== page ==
The percentage of Winston-Salem-area homeowners late on their mortgage payments continued to decline in the first quarter, national real-estate research firm CoreLogic reported Thursday.

The rate was 3.67% in Davidson, Davie, Forsyth, Stokes and Yadkin counties, down from 3.98% in the fourth quarter and from 4.44% a year ago.

The report focuses on the delinquent mortgage market, with “delinquent” defined as being at least 30 days overdue on payment.

The rate was 0.72% for mortgage payments more than 90 days past due, down from 0.79% in the fourth quarter and from 1% a year ago. Both figures include homes in the foreclosure pipeline.

Economists say housing markets and lenders are benefiting from more homeowners being able to stay current on their monthly mortgage payments, in part because of an increase in employer hiring.

There also has been an upswing, both locally and nationally, in private-equity groups buying homes and then renting them out as they await higher home prices.

For the Greensboro-High Point MSA, the 30-day delinquency rate was 3.74%, up from 3.48% in the fourth quarter, but down from 4.17% a year ago. The delinquency rate of more than 90 days was 0.89%, up from 0.84% in the fourth quarter, but down from 1.07% a year ago.

“A moderation in home-price growth has reduced the gains in home-equity wealth and will likely slow the growth in home-improvement spending in the coming year,” said Frank Nothaft, chief economist for CoreLogic.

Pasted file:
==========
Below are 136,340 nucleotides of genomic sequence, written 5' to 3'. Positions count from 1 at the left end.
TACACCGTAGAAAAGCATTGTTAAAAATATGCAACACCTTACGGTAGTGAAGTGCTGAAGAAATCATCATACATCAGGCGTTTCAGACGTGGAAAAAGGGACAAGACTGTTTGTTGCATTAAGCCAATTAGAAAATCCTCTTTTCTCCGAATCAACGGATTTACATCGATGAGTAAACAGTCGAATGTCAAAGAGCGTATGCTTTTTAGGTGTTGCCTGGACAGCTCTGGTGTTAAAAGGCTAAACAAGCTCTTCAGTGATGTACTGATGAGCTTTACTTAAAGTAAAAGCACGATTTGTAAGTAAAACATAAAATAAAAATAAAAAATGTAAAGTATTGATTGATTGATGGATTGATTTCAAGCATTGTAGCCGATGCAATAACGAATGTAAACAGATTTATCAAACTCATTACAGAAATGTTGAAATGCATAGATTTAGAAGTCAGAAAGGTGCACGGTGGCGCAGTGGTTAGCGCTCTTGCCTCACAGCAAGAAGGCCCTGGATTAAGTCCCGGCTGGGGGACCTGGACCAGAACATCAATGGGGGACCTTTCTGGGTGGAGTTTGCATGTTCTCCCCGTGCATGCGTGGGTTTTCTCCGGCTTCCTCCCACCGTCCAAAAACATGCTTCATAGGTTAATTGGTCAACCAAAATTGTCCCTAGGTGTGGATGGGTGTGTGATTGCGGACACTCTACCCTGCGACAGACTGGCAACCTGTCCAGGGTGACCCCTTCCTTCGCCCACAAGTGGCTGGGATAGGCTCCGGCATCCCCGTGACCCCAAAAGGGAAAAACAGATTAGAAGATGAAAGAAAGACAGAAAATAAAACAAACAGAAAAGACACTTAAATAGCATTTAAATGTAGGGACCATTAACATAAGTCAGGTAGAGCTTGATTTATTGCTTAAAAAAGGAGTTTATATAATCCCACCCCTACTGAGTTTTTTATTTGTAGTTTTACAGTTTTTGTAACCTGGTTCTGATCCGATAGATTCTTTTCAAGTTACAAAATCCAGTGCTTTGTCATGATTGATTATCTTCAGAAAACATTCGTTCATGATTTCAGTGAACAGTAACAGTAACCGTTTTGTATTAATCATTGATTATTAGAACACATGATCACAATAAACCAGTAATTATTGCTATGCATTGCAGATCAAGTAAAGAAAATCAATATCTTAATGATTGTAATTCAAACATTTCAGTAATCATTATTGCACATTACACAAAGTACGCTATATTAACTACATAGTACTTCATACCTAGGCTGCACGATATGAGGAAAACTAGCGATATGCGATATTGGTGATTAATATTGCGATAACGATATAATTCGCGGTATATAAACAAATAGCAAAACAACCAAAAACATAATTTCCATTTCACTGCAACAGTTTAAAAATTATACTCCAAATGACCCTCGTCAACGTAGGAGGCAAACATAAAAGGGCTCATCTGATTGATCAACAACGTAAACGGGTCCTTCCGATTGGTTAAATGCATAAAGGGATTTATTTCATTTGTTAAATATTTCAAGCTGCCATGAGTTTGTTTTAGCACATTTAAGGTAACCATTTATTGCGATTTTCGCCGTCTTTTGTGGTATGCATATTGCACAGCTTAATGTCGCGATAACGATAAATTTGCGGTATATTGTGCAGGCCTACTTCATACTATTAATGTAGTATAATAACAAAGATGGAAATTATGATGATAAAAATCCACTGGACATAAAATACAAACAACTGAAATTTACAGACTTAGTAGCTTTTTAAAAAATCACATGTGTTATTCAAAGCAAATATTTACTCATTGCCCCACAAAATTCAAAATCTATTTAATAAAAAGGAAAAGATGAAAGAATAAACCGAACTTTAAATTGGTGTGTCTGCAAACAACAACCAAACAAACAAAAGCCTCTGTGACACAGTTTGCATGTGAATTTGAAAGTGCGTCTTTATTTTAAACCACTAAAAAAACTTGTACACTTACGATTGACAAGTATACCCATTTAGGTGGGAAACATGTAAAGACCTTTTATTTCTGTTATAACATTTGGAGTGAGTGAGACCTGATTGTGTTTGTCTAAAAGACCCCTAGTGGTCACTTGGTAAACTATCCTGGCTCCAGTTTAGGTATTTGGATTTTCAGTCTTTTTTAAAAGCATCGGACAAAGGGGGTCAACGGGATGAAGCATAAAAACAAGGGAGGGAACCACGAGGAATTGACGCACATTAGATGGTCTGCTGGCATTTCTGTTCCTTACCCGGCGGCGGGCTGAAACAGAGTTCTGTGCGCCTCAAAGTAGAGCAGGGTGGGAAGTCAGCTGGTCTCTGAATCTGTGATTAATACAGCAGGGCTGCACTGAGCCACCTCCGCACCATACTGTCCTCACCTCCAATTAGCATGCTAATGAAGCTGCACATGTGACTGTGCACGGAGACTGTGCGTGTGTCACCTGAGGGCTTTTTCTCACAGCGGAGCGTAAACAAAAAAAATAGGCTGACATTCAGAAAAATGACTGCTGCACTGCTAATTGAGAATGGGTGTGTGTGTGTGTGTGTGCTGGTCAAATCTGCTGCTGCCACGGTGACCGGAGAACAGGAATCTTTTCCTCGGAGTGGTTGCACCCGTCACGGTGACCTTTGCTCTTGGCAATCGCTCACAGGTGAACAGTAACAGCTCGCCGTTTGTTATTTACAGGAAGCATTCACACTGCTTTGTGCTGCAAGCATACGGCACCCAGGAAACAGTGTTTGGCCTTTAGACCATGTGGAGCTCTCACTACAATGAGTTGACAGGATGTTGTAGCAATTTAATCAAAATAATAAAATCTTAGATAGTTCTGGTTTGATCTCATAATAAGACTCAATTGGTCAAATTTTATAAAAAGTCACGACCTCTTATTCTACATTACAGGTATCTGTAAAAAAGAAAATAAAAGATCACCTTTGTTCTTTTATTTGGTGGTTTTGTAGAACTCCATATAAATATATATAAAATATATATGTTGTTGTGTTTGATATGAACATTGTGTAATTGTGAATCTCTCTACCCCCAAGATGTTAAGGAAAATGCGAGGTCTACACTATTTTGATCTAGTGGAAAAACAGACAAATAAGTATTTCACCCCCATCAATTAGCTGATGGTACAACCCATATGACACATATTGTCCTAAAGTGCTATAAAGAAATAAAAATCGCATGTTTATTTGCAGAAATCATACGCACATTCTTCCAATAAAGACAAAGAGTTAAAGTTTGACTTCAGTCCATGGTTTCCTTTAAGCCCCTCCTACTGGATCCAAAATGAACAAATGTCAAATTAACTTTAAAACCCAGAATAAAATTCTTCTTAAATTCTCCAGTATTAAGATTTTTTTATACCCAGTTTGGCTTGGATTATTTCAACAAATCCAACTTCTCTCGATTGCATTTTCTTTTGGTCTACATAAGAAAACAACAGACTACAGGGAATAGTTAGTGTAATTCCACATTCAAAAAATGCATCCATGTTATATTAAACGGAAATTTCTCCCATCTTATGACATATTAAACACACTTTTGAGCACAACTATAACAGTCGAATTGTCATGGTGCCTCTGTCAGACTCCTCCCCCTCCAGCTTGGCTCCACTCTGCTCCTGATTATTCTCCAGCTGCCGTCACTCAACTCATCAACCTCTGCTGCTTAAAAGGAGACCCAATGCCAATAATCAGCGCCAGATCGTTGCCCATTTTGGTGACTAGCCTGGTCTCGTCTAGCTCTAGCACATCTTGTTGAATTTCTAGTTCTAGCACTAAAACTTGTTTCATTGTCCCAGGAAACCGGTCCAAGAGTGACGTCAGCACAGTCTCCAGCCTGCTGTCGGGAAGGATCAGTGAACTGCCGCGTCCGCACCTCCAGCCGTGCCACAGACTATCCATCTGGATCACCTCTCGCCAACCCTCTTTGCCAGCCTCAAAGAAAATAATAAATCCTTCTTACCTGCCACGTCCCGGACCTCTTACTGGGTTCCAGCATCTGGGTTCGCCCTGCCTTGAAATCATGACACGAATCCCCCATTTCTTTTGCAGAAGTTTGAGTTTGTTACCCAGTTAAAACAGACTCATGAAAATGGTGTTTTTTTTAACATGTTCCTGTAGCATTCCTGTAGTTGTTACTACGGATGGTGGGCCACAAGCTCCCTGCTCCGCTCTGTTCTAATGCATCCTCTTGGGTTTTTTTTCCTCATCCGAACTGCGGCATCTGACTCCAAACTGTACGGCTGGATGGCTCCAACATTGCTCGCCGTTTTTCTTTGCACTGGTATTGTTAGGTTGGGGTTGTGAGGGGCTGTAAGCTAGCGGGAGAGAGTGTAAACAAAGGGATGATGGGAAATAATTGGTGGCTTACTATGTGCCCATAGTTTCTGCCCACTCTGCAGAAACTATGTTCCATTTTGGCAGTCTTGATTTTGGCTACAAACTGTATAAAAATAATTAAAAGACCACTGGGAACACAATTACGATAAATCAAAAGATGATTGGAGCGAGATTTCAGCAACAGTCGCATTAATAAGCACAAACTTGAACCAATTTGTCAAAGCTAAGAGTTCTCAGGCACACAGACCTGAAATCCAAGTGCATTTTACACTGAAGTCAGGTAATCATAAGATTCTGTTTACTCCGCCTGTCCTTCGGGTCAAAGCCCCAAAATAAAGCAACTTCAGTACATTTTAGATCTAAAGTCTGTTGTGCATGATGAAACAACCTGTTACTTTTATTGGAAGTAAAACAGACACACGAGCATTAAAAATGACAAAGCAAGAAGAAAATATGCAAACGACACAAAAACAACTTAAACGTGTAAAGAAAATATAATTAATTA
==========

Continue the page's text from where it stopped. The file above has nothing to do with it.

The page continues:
Attom Data Solutions reported May 11 that the number of Winston-Salem area households considered as seriously underwater on their mortgages rose slightly during the fourth quarter. A mortgage is considered as underwater when a homeowner owes more than the home is worth.

Attom also found a slight decrease in area homeowners in the equity-rich stage toward paying off their mortgage.

Attom defines seriously underwater as owing at least 25% more on a mortgage than the property’s value. It defines equity-rich as a mortgage with a loan-to-home value of 50% or lower.

The Winston-Salem area had 17,493 households listed as seriously underwater. That’s 12.7% of households, up from 11.2% a year ago.

The number of Winston-Salem area households listed as equity-rich fell from 22,861 in the first quarter of 2018 to 21,680. The current equity-rich rate is 15.8%, down from 17.5% a year ago.

The Greensboro-High Point MSA counties had 17,055 housing units listed as seriously underwater, or 11.9%, up from 10.7% a year ago.

Attom found that 20,931 households in the Greensboro-High Point region were considered equity-rich, or 14.6%. The rate was 15.9% a year ago.

Officials with the Winston-Salem Regional Association of Realtors have cautioned that information on underwater loans can affect the real-estate market by undermining consumer confidence, causing some hesitation in buying or trying to sell a house now, and prompting an overreaction.

Many banks and mortgage lenders have accelerated the pace of pushing unsalvageable mortgages through the foreclosure process in recent years.

Their main motivation: Provisions for potential loan losses on commercial and residential mortgages have a direct effect on banks’ bottom lines.

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rcraver@wsjournal.com 336-727-7376 @rcraverWSJ

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